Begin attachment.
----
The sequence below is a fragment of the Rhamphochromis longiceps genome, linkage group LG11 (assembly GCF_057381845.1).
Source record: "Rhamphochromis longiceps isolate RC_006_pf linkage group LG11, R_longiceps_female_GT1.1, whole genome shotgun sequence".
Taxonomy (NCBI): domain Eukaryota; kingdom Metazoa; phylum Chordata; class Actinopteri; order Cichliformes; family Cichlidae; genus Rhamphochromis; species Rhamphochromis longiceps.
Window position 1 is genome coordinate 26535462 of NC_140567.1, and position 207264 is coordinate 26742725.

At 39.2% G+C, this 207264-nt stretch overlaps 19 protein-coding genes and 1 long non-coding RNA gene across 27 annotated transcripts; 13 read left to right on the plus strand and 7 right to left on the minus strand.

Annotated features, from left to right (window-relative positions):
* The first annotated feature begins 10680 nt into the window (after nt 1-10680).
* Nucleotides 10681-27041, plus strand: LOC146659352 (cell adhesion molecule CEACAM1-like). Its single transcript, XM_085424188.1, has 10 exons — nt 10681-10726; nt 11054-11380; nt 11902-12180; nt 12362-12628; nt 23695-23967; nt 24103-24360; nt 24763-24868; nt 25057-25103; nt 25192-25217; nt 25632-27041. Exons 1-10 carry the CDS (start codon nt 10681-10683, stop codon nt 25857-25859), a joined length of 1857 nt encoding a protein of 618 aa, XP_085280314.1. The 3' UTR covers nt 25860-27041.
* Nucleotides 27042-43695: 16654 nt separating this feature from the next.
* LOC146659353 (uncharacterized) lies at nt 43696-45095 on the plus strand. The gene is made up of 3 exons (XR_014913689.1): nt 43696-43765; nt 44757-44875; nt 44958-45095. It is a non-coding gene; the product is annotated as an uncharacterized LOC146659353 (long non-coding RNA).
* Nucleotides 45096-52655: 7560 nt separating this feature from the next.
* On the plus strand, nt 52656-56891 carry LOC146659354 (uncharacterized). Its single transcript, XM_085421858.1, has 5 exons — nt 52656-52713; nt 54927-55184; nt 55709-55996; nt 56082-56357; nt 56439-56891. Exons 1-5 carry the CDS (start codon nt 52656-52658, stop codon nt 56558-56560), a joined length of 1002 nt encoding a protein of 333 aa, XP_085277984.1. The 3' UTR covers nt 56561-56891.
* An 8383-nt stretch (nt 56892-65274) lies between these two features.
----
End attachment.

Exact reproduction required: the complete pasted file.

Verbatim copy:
The sequence below is a fragment of the Rhamphochromis longiceps genome, linkage group LG11 (assembly GCF_057381845.1).
Source record: "Rhamphochromis longiceps isolate RC_006_pf linkage group LG11, R_longiceps_female_GT1.1, whole genome shotgun sequence".
Taxonomy (NCBI): domain Eukaryota; kingdom Metazoa; phylum Chordata; class Actinopteri; order Cichliformes; family Cichlidae; genus Rhamphochromis; species Rhamphochromis longiceps.
Window position 1 is genome coordinate 26535462 of NC_140567.1, and position 207264 is coordinate 26742725.

At 39.2% G+C, this 207264-nt stretch overlaps 19 protein-coding genes and 1 long non-coding RNA gene across 27 annotated transcripts; 13 read left to right on the plus strand and 7 right to left on the minus strand.

Annotated features, from left to right (window-relative positions):
* The first annotated feature begins 10680 nt into the window (after nt 1-10680).
* Nucleotides 10681-27041, plus strand: LOC146659352 (cell adhesion molecule CEACAM1-like). Its single transcript, XM_085424188.1, has 10 exons — nt 10681-10726; nt 11054-11380; nt 11902-12180; nt 12362-12628; nt 23695-23967; nt 24103-24360; nt 24763-24868; nt 25057-25103; nt 25192-25217; nt 25632-27041. Exons 1-10 carry the CDS (start codon nt 10681-10683, stop codon nt 25857-25859), a joined length of 1857 nt encoding a protein of 618 aa, XP_085280314.1. The 3' UTR covers nt 25860-27041.
* Nucleotides 27042-43695: 16654 nt separating this feature from the next.
* LOC146659353 (uncharacterized) lies at nt 43696-45095 on the plus strand. The gene is made up of 3 exons (XR_014913689.1): nt 43696-43765; nt 44757-44875; nt 44958-45095. It is a non-coding gene; the product is annotated as an uncharacterized LOC146659353 (long non-coding RNA).
* Nucleotides 45096-52655: 7560 nt separating this feature from the next.
* On the plus strand, nt 52656-56891 carry LOC146659354 (uncharacterized). Its single transcript, XM_085421858.1, has 5 exons — nt 52656-52713; nt 54927-55184; nt 55709-55996; nt 56082-56357; nt 56439-56891. Exons 1-5 carry the CDS (start codon nt 52656-52658, stop codon nt 56558-56560), a joined length of 1002 nt encoding a protein of 333 aa, XP_085277984.1. The 3' UTR covers nt 56561-56891.
* An 8383-nt stretch (nt 56892-65274) lies between these two features.